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This invention stems from the need to cut a cake cleanly, conveniently, and safely without a knife. Cutting cake with a knife leaves behind a trail of frosting and cake bits, regardless of the special design of the knife for this purpose. The inspiration for this invention was found in the string wound around mailing envelopes, as well as the dispenser for dental floss.
The invention eliminates the mess that is created with a cake knife. It is also convenient, cheap to manufacture, easy to use, disposable. It can be packaged within the cakebox on the cakeboard wherever cakes are sold. It is an improvement in convenience, safety as well as cleanliness over a standard cake cutter knife.
This invention is comprised of cakeboards with string cake cutters for different shapes of the cakes, one is a string attached to a button at the center of a circular cakeboard to cut the round cake, and the other is several strings attached to dowels on the length and width of a rectangular cakeboard to cut the square cake.
This invention relates to an improved cake cutter that are comprised of string(s) and dowels attached to cakeboards. There are several advantages of using these types of cutter over a few previous inventions indicated in references: 1). Convenience: the cutter is already included in the product, thus eliminates the inconvenience caused by the need to use extra tool; 2). Safety: this invention avoids using a knife, thus eliminates the potential danger associated with it; 3) Low cost: the this invention uses strings, dowels, and button, all of which are cost effective for both manufacturers and consumers; 4).Speed: using strings to cut cake is faster than using a knife, especially for the rectangular cake; 5). Neatness: cutting cakes using strings avoid the mess of using knife, and the disposability of the invented product eliminates the need to clean the knife and utensils.
This invention is comprised of two types of cutters: 1) a string attached to the center of a circular cakeboard to cut the round cake, and 2) strings attached to dowels on the length and width of a rectangular cakeboard to cut the square cake. There are total of 6 Figures.
FIG. 1 is a side/frontal view of a round cakeboard (1) with cake, with a button (2) at the center of the cakeboard, a string (3) attached to both the button and a plastic ring (4), which is for easy grabbing.
FIG. 2 is a top view of the cakeboard (1) with the button in the center (2), a string (3) attached on one end to a plastic ring (4), and markings (5) at the edge of the cakeboard are used to guide the cuts.
FIG. 3 is a perspective view of the cakeboard (1) with cake. The string (2) is ready to make the first cut through the cake. The string is going to be dragged to the other end of the cake, and make the first cut through the other side of the cake. Arrow shows the direction for the string to move.
FIG. 4 describes a rectangular cakeboard (6) with strings (7) that are attached to two dowels on the rectangular cakeboard. One is on length (8) and the other is on width (9). Dowels 8 and 9 are attached to the cakeboard. The other two mirroring dowels, 10 and 11, are rolled with one end of the strings and put on the edges of the cakeboard (6), and are attached to the other end of the strings (but not attached to the cakeboard), which will be used to move the strings to cut the cake into square pieces. This figure shows the positions of four dowels when cake is in the cakebox. The number of strings is dependent on the size of the cake.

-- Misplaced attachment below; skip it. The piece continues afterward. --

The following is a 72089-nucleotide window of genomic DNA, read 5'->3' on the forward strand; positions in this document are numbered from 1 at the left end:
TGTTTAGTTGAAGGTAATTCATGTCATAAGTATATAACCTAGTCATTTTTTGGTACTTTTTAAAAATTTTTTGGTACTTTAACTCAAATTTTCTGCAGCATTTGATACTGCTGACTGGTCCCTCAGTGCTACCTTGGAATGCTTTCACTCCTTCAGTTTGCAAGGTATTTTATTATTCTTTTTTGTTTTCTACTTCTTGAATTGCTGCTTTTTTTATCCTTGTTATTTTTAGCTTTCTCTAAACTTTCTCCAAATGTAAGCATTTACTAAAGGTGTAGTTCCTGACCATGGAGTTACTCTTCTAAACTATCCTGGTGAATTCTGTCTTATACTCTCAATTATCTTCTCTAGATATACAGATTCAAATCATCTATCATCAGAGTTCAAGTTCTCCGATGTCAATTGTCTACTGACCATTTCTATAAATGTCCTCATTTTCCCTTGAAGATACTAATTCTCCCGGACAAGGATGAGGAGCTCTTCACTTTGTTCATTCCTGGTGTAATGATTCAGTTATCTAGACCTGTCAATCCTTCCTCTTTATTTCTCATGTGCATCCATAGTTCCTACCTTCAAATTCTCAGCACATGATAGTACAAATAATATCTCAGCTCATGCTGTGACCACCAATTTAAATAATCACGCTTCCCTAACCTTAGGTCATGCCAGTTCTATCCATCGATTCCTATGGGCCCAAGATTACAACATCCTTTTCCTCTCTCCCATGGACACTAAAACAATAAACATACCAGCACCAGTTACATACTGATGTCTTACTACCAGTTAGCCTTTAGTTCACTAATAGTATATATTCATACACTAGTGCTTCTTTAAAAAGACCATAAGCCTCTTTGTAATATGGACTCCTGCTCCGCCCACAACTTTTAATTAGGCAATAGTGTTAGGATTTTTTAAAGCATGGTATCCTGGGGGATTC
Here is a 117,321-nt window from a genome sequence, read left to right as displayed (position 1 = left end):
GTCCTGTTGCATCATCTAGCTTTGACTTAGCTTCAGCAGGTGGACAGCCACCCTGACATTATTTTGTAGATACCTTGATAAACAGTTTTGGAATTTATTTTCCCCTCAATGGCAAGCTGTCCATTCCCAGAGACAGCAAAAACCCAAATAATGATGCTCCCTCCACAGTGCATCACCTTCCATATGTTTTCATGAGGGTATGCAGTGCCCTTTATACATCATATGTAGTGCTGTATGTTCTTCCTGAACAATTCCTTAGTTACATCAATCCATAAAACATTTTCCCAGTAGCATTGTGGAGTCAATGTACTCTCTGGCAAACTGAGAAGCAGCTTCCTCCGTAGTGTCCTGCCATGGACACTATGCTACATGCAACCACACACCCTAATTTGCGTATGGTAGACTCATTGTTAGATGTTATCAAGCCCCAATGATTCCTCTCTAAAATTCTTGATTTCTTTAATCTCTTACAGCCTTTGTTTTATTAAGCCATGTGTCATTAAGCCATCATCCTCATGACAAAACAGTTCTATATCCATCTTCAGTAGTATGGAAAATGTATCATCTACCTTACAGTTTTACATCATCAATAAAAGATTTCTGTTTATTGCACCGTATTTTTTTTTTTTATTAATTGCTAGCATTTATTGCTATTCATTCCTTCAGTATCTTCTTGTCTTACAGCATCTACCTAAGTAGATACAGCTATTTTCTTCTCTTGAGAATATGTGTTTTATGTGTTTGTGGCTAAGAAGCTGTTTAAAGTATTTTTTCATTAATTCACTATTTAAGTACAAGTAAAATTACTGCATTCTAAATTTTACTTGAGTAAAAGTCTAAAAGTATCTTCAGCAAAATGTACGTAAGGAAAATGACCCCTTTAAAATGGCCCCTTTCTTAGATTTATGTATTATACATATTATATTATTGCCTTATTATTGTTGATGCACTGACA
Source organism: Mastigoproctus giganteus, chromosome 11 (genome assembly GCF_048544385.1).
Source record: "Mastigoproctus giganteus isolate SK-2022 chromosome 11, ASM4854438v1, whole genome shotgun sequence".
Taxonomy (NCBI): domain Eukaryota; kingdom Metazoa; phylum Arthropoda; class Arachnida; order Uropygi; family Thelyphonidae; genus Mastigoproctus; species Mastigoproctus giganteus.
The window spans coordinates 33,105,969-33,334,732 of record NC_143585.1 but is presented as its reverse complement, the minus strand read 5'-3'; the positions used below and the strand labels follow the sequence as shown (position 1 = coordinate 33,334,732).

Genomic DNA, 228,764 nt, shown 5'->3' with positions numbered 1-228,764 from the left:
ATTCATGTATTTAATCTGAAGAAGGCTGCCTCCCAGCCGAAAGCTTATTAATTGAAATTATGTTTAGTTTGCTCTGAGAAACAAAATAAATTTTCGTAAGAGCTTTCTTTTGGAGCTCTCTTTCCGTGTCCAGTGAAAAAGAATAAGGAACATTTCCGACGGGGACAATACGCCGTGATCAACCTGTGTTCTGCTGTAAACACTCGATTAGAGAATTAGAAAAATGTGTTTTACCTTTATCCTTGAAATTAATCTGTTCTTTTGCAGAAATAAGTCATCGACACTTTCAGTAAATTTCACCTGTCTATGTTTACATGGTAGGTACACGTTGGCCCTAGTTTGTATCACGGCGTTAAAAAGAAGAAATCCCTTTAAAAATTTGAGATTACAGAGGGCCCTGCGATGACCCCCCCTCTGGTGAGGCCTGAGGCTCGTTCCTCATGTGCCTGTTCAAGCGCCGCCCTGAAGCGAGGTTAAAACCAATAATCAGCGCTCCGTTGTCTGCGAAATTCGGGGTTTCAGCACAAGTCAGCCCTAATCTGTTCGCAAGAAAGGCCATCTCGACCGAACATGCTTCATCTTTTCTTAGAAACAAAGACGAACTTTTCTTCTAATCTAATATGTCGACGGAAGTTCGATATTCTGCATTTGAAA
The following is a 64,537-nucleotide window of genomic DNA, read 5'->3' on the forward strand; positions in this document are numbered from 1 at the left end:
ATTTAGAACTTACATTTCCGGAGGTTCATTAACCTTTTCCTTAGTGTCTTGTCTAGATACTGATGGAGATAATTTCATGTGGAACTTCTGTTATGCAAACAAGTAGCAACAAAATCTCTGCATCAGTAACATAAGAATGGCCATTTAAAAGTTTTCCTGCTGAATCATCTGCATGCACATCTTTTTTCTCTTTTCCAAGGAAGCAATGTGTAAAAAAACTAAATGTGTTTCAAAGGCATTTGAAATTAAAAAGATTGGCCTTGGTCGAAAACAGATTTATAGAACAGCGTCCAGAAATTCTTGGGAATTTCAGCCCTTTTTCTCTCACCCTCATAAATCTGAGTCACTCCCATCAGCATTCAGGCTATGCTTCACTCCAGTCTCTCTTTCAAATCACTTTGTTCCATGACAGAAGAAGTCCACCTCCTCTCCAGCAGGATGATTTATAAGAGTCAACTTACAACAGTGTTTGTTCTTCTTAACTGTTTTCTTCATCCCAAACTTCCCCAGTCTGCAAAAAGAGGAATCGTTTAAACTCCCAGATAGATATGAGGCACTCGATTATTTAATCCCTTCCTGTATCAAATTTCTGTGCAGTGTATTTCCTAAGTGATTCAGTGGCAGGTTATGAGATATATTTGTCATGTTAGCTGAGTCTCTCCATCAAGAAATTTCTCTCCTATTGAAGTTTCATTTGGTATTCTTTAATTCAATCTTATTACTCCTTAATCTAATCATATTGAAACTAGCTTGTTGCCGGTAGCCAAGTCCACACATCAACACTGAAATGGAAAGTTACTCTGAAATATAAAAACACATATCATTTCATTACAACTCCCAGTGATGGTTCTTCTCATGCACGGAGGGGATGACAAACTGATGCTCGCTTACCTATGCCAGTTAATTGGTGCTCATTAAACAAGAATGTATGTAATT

FIG. 5 describes the two mirror dowels, 10 and 11, rolled out and ready to cut the rectangular cake into square pieces.
FIG. 6 is a perspective view of the dowels 10 and 11. The dowels are making the cut across the cake. Arrows show the directions for the dowels to cut through the cake. There is an instructional printing on the board, which tells the user to move dowel 10 first and then move dowel 11 when cutting the cake.
The invention relates to the use of string(s) that are attached to a cakeboard (circular or rectangular) using rings or dowels, which can be used to cut cake into pieces without using conventional tools, such as knives. For the circular cakeboard, the invention comprises of such parts as a standard cakeboard with markings around the edges that divide the cakeboard, graphically, into eighths or any number as desired, a button with a small hole drilled into the center of the cakeboard, and a piece of string strung through the button in the center with a plastic ring tied to the end of the string strung out of the top of the cakeboard. The length of the string above the cakeboard is four inches longer than the radius of the cakeboard. For the rectangular cakeboard, the invention is a modified piece of rectangular cakeboard, with four dowels on each of the four edges of the rectangular cakeboard. One horizontal dowel and one vertical dowel are stapled into the cakeboard, while the other two are free to be moved by hand. Strings run horizontally across the cakeboard, tied from dowel to dowel, as well as vertically down the cakeboard, also tied from dowel to dowel. The strings are oriented so that all of the vertical strings are below the horizontal strings. The positions of the strings on either side of the cakeboard are adjustable, so as to change the size of each individual cut piece.